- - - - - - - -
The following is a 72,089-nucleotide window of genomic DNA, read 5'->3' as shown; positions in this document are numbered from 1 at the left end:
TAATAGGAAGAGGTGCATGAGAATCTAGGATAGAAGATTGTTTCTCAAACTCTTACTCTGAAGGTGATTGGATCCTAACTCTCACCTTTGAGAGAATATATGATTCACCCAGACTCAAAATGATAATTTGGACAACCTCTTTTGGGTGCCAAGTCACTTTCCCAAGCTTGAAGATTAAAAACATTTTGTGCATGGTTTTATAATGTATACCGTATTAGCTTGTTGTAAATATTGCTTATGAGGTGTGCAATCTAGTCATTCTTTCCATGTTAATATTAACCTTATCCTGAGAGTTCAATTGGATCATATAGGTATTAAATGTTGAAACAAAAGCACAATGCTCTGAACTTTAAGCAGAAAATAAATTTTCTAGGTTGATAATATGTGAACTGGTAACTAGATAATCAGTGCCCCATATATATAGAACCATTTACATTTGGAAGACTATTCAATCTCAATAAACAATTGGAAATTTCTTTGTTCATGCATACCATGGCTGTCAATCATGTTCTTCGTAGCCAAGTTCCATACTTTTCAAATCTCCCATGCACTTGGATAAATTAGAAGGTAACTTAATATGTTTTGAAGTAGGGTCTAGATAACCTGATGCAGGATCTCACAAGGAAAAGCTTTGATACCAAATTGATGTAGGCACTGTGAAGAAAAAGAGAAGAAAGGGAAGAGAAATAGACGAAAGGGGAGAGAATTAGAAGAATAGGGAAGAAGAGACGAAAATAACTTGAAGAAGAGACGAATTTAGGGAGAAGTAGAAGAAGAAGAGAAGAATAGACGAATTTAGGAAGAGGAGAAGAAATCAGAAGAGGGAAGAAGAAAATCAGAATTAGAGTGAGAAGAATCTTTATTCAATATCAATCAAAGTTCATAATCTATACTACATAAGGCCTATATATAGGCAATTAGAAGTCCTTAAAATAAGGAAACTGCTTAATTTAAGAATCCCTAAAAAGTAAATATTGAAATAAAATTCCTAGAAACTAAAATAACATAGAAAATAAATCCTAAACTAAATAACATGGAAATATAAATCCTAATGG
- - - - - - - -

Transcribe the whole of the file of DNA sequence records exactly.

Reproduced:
The following is a 72,089-nucleotide window of genomic DNA, read 5'->3' as shown; positions in this document are numbered from 1 at the left end:
TAATAGGAAGAGGTGCATGAGAATCTAGGATAGAAGATTGTTTCTCAAACTCTTACTCTGAAGGTGATTGGATCCTAACTCTCACCTTTGAGAGAATATATGATTCACCCAGACTCAAAATGATAATTTGGACAACCTCTTTTGGGTGCCAAGTCACTTTCCCAAGCTTGAAGATTAAAAACATTTTGTGCATGGTTTTATAATGTATACCGTATTAGCTTGTTGTAAATATTGCTTATGAGGTGTGCAATCTAGTCATTCTTTCCATGTTAATATTAACCTTATCCTGAGAGTTCAATTGGATCATATAGGTATTAAATGTTGAAACAAAAGCACAATGCTCTGAACTTTAAGCAGAAAATAAATTTTCTAGGTTGATAATATGTGAACTGGTAACTAGATAATCAGTGCCCCATATATATAGAACCATTTACATTTGGAAGACTATTCAATCTCAATAAACAATTGGAAATTTCTTTGTTCATGCATACCATGGCTGTCAATCATGTTCTTCGTAGCCAAGTTCCATACTTTTCAAATCTCCCATGCACTTGGATAAATTAGAAGGTAACTTAATATGTTTTGAAGTAGGGTCTAGATAACCTGATGCAGGATCTCACAAGGAAAAGCTTTGATACCAAATTGATGTAGGCACTGTGAAGAAAAAGAGAAGAAAGGGAAGAGAAATAGACGAAAGGGGAGAGAATTAGAAGAATAGGGAAGAAGAGACGAAAATAACTTGAAGAAGAGACGAATTTAGGGAGAAGTAGAAGAAGAAGAGAAGAATAGACGAATTTAGGAAGAGGAGAAGAAATCAGAAGAGGGAAGAAGAAAATCAGAATTAGAGTGAGAAGAATCTTTATTCAATATCAATCAAAGTTCATAATCTATACTACATAAGGCCTATATATAGGCAATTAGAAGTCCTTAAAATAAGGAAACTGCTTAATTTAAGAATCCCTAAAAAGTAAATATTGAAATAAAATTCCTAGAAACTAAAATAACATAGAAAATAAATCCTAAACTAAATAACATGGAAATATAAATCCTAATGG